In March, Automotive News reported that Mercedes-Benz will go 100-percent hybrid with its next-generation S-Class lineup in America. In other words, you won’t be able to buy an S-Class that doesn’t have a hybrid gas-electric system. If the story proves true, then it makes sense that Mercedes will extend the line to include a plug-in. The idea is already on the table, with the Mercedes S500 Plug-in Hybrid concept—shown at the 2009 Frankfurt Motor Show.
The so-called Vision S500 Plug-in Hybrid can drive for about 18 miles solely on electricity. In the new European test cycle, that would produce a rating of about 75 mpg or 74 grams of CO2 per kilometer. Think of the possibility of a 70+ mpg S-Class sedan with all the comfort, safety and luxury of a top-of-the-line Mercedes. Of course, such a vehicle is likely to cost north of $90,000.
The drive system consists of a V6 gas engine with direct injection system and a 44 kW - 60 horsepower hybrid system with a 10 kWh lithium-ion battery. An additional clutch decouples the hybrid system from the combustion engine—maximizing efficiency during pure electric driving. The Vision S 500 Plug-in hybrid will be plenty fast—accelerating from 0-to-60 in about 5 seconds.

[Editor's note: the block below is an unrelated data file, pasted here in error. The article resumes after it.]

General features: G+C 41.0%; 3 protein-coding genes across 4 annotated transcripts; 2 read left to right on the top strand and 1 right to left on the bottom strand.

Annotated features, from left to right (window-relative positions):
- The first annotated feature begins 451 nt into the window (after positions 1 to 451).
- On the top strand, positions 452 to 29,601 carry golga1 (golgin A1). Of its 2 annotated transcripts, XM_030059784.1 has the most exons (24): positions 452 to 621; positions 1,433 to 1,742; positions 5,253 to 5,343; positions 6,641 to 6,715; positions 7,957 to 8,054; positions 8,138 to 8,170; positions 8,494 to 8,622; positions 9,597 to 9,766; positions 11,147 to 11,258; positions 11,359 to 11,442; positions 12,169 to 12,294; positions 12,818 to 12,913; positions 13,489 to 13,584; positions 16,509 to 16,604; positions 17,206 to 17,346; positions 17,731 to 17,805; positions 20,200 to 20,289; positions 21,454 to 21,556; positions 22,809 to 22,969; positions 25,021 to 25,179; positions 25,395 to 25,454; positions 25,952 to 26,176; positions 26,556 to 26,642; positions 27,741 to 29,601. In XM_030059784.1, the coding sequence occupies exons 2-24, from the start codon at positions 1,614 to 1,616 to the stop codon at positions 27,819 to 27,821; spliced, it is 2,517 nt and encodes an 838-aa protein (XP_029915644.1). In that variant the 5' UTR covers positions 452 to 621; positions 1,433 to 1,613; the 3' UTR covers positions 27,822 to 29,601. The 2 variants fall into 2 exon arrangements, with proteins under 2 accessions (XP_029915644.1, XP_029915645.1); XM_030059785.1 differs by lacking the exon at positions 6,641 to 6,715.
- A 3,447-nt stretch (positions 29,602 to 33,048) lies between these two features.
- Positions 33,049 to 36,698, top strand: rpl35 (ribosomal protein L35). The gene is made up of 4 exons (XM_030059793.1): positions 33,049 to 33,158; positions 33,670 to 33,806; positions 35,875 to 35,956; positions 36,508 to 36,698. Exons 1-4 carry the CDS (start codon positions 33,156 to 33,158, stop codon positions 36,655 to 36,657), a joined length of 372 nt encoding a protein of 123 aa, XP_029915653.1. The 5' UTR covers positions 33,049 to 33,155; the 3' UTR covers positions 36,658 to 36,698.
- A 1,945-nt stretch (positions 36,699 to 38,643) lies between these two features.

The hybrid module's design does not differ much from the compact, disc-shaped 15-kW electric motor of the S400 Hybrid, even though it is three times as powerful. As a result, the hybrid module can be incorporated into the housing of the seven-speed automatic transmission, meaning no compromise to the S‑Class's interior space. The battery is located behind the rear seats in the trunk. The lithium-ion battery's location above the rear axle ensures that the vehicle has a balanced weight distribution and that it’s protected in case of a crash.
Dream Car or Distant Dream?
The big question, of course, is if and when Mercedes would produce such a vehicle. "We already have all the key technology we need for such a dream car, which is why I see it being included in the next generation of the S‑Class,” said Dr. Thomas Weber, who is responsible for Mercedes car development. "Although it will take some time before this model can go into series production, our engineers will be working full steam to carry out the necessary integration measures.”